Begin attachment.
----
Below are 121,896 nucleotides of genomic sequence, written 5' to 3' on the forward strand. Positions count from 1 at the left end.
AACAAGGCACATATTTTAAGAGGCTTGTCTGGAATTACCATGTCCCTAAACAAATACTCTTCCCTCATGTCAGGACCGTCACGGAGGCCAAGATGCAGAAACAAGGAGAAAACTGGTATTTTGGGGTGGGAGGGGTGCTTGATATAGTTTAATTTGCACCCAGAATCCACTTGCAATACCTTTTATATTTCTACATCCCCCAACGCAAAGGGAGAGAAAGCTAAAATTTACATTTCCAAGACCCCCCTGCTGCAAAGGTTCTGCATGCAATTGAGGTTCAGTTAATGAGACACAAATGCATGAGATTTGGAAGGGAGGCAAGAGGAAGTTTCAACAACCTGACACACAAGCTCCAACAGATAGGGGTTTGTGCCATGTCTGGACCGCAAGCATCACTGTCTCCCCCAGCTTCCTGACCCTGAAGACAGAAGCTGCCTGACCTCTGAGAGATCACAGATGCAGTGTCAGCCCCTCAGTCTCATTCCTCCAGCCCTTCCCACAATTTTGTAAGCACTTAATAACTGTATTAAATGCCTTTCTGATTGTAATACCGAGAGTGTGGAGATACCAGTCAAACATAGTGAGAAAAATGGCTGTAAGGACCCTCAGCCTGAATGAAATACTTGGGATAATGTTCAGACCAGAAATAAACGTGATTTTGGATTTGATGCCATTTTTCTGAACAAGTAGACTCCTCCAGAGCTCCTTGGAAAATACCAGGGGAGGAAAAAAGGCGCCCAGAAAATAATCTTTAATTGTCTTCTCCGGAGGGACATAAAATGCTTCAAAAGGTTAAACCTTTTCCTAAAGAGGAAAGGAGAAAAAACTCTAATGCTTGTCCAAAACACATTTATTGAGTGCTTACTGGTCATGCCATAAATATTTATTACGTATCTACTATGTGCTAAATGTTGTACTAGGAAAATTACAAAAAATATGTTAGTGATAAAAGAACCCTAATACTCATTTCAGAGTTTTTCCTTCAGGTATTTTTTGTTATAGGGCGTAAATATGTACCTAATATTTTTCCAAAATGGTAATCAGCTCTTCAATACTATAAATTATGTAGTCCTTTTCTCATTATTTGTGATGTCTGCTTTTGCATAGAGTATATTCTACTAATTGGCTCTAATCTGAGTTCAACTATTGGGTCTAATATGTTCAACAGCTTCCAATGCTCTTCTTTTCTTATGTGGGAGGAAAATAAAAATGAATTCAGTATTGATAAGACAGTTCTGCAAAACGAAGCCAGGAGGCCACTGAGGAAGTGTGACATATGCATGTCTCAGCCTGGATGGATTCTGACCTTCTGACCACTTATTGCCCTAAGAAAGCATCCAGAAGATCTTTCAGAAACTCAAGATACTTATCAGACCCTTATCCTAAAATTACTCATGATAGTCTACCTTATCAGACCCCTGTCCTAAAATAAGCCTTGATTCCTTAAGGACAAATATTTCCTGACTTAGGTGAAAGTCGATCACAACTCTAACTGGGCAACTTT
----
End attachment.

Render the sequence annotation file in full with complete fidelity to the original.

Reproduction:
Below are 121,896 nucleotides of genomic sequence, written 5' to 3' on the forward strand. Positions count from 1 at the left end.
AACAAGGCACATATTTTAAGAGGCTTGTCTGGAATTACCATGTCCCTAAACAAATACTCTTCCCTCATGTCAGGACCGTCACGGAGGCCAAGATGCAGAAACAAGGAGAAAACTGGTATTTTGGGGTGGGAGGGGTGCTTGATATAGTTTAATTTGCACCCAGAATCCACTTGCAATACCTTTTATATTTCTACATCCCCCAACGCAAAGGGAGAGAAAGCTAAAATTTACATTTCCAAGACCCCCCTGCTGCAAAGGTTCTGCATGCAATTGAGGTTCAGTTAATGAGACACAAATGCATGAGATTTGGAAGGGAGGCAAGAGGAAGTTTCAACAACCTGACACACAAGCTCCAACAGATAGGGGTTTGTGCCATGTCTGGACCGCAAGCATCACTGTCTCCCCCAGCTTCCTGACCCTGAAGACAGAAGCTGCCTGACCTCTGAGAGATCACAGATGCAGTGTCAGCCCCTCAGTCTCATTCCTCCAGCCCTTCCCACAATTTTGTAAGCACTTAATAACTGTATTAAATGCCTTTCTGATTGTAATACCGAGAGTGTGGAGATACCAGTCAAACATAGTGAGAAAAATGGCTGTAAGGACCCTCAGCCTGAATGAAATACTTGGGATAATGTTCAGACCAGAAATAAACGTGATTTTGGATTTGATGCCATTTTTCTGAACAAGTAGACTCCTCCAGAGCTCCTTGGAAAATACCAGGGGAGGAAAAAAGGCGCCCAGAAAATAATCTTTAATTGTCTTCTCCGGAGGGACATAAAATGCTTCAAAAGGTTAAACCTTTTCCTAAAGAGGAAAGGAGAAAAAACTCTAATGCTTGTCCAAAACACATTTATTGAGTGCTTACTGGTCATGCCATAAATATTTATTACGTATCTACTATGTGCTAAATGTTGTACTAGGAAAATTACAAAAAATATGTTAGTGATAAAAGAACCCTAATACTCATTTCAGAGTTTTTCCTTCAGGTATTTTTTGTTATAGGGCGTAAATATGTACCTAATATTTTTCCAAAATGGTAATCAGCTCTTCAATACTATAAATTATGTAGTCCTTTTCTCATTATTTGTGATGTCTGCTTTTGCATAGAGTATATTCTACTAATTGGCTCTAATCTGAGTTCAACTATTGGGTCTAATATGTTCAACAGCTTCCAATGCTCTTCTTTTCTTATGTGGGAGGAAAATAAAAATGAATTCAGTATTGATAAGACAGTTCTGCAAAACGAAGCCAGGAGGCCACTGAGGAAGTGTGACATATGCATGTCTCAGCCTGGATGGATTCTGACCTTCTGACCACTTATTGCCCTAAGAAAGCATCCAGAAGATCTTTCAGAAACTCAAGATACTTATCAGACCCTTATCCTAAAATTACTCATGATAGTCTACCTTATCAGACCCCTGTCCTAAAATAAGCCTTGATTCCTTAAGGACAAATATTTCCTGACTTAGGTGAAAGTCGATCACAACTCTAACTGGGCAACTTT